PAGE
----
Mia rubbed her nose on her sleeve.

“You should probably use a handkerchief for that Mia, you don’t want to be one of those children.”

“But you already said I was one of those children,” said Mia.

“No, I didn’t,” said the bear. “I said you were one of those children, not one of those children.”

“I’m confused,” cried Mia. “What do you mean, Mr. Bear?”

“I mean,” said the bear calmly, “that you are one of those children, with such a beautiful heart, that Santa can see it shining all the way from the North Pole. What you are not is one of those children, who only think of themselves and expect the entire world to step out of their way when they want something. Santa does not send us to help those children.”

Mia touched her chest.

“I have a special heart?”

“Yes,” said the bear, “you do, but don’t get a big head over it, because that will make it less special.”

“Oh,” said Mia.

“Yes. ‘Oh’,” said the bear. “Don’t worry,” he continued, “you won’t get a big head, you’re not that kind of person.”

The bear looked at Mia kindly.

“Okay,” he said, “We’ll just have a quiet think and then decide what to do.”

“Wait,” said Mia. “What’s your name?”

“Caramel,” whispered the bear as he slowly retreated into the darkness.

She stared after him, but he had vanished. She was about to call his name when she felt a tap on her head again. She looked up expectantly and saw a stone-faced Green Jacket standing over her.

Moments later, she was handed over to her mother who dropped to her knees and enveloped her in a big hug. She was crying as she held Mia out in front of her.

“Where did you go?” she implored, “I’ve been so worried about you. You’ve been gone for hours!”

Mia looked around. Frederick’s was empty. It was night. She didn’t understand. It felt like she had only been gone for thirty minutes. She told her mother and the Green Jacket that had found her where she had gone. She thought she shouldn’t mention the bear, but she did say that she had hidden with the big display of stuffed animals under ceiling with the night sky. The Green Jacket made a face and consulted with a Frederick’s staff member. They looked at Mia gravely as they told her no such display existed. She said she would take them there and show them, that she wasn’t lying, that it was through one of the gaps in the trees in the toy department, that that was where the Green Jacket had found her, but the grown ups didn’t care to indulge her and in what seemed like no time at all, she and her mother had been shown the exit and were once again waiting at a bus stop in the company of an old lady. The old lady saw that Mia was tired and smiled sympathetically. They travelled home in silence, but not in anger. Once home, Mia hugged her mother again and apologised for everything that had happened. Her mother hugged her back and sent her off to bed without another word.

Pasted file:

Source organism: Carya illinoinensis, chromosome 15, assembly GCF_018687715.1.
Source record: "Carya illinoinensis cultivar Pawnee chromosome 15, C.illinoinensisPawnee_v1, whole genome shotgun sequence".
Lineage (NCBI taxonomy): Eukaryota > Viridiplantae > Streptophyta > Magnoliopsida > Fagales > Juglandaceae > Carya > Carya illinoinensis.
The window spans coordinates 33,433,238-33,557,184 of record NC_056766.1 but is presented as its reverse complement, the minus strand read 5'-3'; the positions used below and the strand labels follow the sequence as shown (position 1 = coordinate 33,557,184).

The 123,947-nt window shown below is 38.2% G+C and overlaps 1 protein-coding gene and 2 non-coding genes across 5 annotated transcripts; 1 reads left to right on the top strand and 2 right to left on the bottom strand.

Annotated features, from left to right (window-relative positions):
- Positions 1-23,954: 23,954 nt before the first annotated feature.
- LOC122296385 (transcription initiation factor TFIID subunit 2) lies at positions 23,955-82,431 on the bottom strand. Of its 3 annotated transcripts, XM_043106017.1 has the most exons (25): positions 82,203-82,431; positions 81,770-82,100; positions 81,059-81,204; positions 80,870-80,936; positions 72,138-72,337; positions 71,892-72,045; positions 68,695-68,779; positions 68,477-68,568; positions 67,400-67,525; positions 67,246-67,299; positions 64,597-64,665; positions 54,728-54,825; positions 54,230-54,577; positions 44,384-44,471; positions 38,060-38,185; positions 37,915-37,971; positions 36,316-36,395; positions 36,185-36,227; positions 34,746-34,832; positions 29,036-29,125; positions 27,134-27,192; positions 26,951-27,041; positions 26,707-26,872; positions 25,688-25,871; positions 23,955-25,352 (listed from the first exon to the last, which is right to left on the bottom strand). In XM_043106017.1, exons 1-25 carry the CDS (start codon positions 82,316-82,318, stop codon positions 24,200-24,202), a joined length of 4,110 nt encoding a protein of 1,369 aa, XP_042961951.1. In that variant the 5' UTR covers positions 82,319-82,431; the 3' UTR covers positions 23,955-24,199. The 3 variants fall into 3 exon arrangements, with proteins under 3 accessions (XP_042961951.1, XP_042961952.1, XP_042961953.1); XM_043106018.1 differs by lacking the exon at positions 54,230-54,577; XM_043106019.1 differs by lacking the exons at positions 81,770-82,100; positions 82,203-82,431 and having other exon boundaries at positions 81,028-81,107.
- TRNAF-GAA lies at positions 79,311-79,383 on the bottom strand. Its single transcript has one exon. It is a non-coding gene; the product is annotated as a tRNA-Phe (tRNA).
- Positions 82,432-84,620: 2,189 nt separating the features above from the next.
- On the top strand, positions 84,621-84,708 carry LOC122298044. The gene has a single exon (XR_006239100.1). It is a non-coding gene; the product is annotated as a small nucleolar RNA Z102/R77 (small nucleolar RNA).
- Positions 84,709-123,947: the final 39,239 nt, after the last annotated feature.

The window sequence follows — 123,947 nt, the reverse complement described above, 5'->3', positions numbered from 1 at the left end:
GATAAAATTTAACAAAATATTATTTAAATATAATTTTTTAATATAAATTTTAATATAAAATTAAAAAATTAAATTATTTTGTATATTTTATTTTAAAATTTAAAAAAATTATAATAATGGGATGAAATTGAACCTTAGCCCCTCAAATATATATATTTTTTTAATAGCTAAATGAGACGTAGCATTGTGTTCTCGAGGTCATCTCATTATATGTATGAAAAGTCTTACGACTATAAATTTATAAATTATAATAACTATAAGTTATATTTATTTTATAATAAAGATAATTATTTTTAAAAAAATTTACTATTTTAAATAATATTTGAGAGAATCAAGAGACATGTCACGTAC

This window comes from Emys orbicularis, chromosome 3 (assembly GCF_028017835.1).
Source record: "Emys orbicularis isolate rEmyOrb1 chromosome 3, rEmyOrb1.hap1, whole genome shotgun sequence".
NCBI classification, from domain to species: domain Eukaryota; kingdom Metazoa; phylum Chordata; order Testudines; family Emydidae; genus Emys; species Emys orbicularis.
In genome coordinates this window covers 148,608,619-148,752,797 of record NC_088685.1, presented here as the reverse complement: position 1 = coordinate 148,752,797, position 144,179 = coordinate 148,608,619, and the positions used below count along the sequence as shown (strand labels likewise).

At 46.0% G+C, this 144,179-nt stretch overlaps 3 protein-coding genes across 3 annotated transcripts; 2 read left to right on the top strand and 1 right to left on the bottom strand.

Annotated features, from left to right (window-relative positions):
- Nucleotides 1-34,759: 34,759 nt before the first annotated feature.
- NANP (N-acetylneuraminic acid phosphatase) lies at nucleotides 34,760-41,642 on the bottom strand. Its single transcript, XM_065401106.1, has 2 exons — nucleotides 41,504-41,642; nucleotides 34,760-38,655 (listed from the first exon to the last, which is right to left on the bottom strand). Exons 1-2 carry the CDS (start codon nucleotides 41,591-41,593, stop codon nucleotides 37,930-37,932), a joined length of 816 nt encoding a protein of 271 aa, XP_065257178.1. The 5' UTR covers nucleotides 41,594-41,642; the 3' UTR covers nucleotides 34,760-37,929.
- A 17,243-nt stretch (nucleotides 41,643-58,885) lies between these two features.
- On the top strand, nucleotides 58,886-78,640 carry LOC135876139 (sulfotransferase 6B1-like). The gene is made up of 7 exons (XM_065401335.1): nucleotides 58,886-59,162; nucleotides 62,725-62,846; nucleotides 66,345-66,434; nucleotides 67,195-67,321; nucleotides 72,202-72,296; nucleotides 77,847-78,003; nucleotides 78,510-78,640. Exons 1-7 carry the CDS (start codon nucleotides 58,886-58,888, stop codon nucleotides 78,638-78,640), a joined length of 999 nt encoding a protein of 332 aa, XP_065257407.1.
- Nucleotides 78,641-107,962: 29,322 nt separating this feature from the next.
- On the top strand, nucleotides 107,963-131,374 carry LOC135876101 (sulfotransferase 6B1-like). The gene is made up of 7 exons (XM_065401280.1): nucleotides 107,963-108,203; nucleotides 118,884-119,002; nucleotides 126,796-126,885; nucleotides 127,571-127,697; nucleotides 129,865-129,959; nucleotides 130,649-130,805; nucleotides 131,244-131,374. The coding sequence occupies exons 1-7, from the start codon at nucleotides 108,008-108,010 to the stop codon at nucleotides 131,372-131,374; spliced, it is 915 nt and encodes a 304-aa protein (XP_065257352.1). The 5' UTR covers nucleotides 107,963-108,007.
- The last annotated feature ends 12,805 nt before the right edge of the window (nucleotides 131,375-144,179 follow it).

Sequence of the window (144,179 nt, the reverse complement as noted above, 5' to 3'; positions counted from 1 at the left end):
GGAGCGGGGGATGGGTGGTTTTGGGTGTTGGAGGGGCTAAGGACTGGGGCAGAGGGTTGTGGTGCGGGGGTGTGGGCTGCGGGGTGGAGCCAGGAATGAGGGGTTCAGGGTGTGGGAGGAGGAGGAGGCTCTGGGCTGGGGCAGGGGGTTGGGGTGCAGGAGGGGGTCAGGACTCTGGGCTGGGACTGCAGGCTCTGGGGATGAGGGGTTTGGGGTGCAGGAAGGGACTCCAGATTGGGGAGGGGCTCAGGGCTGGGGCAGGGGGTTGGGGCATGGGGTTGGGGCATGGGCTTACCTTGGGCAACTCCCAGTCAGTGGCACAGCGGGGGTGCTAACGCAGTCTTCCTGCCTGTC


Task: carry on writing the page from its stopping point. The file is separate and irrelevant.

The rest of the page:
The next morning when Mia woke she could hear her mother talking on the phone. She sounded happier and when Mia walked into the kitchen, she was handed the phone so she could wish her father a happy Christmas. She missed him terribly and let her mother cuddle her for a while after she hung up. They decided opening their presents would be a good idea. There weren’t many under the tree, but Mia was happy to receive what she did – a nice set of markers, a new jumper, a sketch pad, and a lovely book of stories for girls. She gave her mother her present, a pottery mug she’d made in school, and her mother seemed very pleased with it. Mia had put a lovely blue glaze on it because she knew that was her mother’s favourite colour. They were gathering up the discarded wrapping paper when her mother pointed to a present that they’d both missed.

“What’s that?” she said.

She went over to pick it up and turned to Mia in surprise.

“This is from Frederick’s! And it’s for you. Do you know anything about this?”

Mia shook her head slowly.

“Here, open it,” said her mother.

Mia took the box-shaped gift and set it down. She read aloud the message on the gift tag.

“Mia – To the girl with the very special heart. Take care of me and I will be your friend for life.”

She unwrapped it carefully, gently freeing the ribbon and opening up the distinctive Frederick’s paper. She took off the lid and gasped at what she saw.

“What is it?” her mother cried.

“It’s a bear,” Mia said quietly.

Her mother came over to look.

“Oh, he’s so beautiful. And he smells lovely! Wow, you’re a lucky girl – I wonder where he came from?”

“He’s from Santa,” said Mia.

“Of course he is,” said her mother. “What name are you going to give him?”

Mia continued staring at the bear as she spoke. A tear escaped her brimming eyes.

“He already has a name,” she said. “It’s Caramel.”

“They ticked off an imaginary list of eye-watering gifts for a list of imaginary friends”

  One thought on “Caramel

  1. Steve
    May 16, 2022 at 6:41 am

    Finally got around to reading it! Brilliant as always Mr Clear…. I keep searching Amazon for that anthology….

    • May 17, 2022 at 5:26 pm

      Thanks Steve! Appreciate the endorsement, as always.😀